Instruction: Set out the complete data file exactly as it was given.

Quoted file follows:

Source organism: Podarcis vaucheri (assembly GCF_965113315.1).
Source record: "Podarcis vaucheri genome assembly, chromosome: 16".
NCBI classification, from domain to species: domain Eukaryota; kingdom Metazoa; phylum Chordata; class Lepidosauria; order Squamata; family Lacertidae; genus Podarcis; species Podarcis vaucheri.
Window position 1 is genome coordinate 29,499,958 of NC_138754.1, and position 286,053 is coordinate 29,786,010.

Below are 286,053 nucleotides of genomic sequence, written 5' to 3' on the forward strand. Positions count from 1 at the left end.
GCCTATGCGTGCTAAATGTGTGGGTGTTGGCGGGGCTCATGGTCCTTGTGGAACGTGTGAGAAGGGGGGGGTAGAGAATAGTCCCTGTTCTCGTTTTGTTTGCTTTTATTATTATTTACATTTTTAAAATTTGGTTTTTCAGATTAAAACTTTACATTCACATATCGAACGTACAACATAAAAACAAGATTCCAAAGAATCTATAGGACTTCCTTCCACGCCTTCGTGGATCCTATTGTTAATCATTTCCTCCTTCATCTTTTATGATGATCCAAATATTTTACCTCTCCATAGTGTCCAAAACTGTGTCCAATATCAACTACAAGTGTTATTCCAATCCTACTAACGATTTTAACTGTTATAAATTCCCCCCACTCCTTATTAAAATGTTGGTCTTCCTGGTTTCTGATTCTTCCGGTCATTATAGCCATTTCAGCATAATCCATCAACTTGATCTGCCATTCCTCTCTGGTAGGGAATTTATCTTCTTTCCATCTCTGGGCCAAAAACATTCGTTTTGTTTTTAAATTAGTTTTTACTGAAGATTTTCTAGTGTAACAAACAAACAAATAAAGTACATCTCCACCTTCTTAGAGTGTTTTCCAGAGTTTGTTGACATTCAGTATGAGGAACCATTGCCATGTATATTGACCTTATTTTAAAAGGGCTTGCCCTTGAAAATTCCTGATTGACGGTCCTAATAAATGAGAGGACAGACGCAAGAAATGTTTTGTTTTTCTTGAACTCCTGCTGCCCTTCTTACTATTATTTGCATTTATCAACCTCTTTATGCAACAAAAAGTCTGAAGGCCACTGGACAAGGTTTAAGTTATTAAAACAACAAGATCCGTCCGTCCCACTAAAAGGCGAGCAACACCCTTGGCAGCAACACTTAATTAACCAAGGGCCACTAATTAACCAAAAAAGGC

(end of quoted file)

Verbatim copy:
Source organism: Podarcis vaucheri (assembly GCF_965113315.1).
Source record: "Podarcis vaucheri genome assembly, chromosome: 16".
NCBI classification, from domain to species: domain Eukaryota; kingdom Metazoa; phylum Chordata; class Lepidosauria; order Squamata; family Lacertidae; genus Podarcis; species Podarcis vaucheri.
Window position 1 is genome coordinate 29,499,958 of NC_138754.1, and position 286,053 is coordinate 29,786,010.

Below are 286,053 nucleotides of genomic sequence, written 5' to 3' on the forward strand. Positions count from 1 at the left end.
GCCTATGCGTGCTAAATGTGTGGGTGTTGGCGGGGCTCATGGTCCTTGTGGAACGTGTGAGAAGGGGGGGGTAGAGAATAGTCCCTGTTCTCGTTTTGTTTGCTTTTATTATTATTTACATTTTTAAAATTTGGTTTTTCAGATTAAAACTTTACATTCACATATCGAACGTACAACATAAAAACAAGATTCCAAAGAATCTATAGGACTTCCTTCCACGCCTTCGTGGATCCTATTGTTAATCATTTCCTCCTTCATCTTTTATGATGATCCAAATATTTTACCTCTCCATAGTGTCCAAAACTGTGTCCAATATCAACTACAAGTGTTATTCCAATCCTACTAACGATTTTAACTGTTATAAATTCCCCCCACTCCTTATTAAAATGTTGGTCTTCCTGGTTTCTGATTCTTCCGGTCATTATAGCCATTTCAGCATAATCCATCAACTTGATCTGCCATTCCTCTCTGGTAGGGAATTTATCTTCTTTCCATCTCTGGGCCAAAAACATTCGTTTTGTTTTTAAATTAGTTTTTACTGAAGATTTTCTAGTGTAACAAACAAACAAATAAAGTACATCTCCACCTTCTTAGAGTGTTTTCCAGAGTTTGTTGACATTCAGTATGAGGAACCATTGCCATGTATATTGACCTTATTTTAAAAGGGCTTGCCCTTGAAAATTCCTGATTGACGGTCCTAATAAATGAGAGGACAGACGCAAGAAATGTTTTGTTTTTCTTGAACTCCTGCTGCCCTTCTTACTATTATTTGCATTTATCAACCTCTTTATGCAACAAAAAGTCTGAAGGCCACTGGACAAGGTTTAAGTTATTAAAACAACAAGATCCGTCCGTCCCACTAAAAGGCGAGCAACACCCTTGGCAGCAACACTTAATTAACCAAGGGCCACTAATTAACCAAAAAAGGC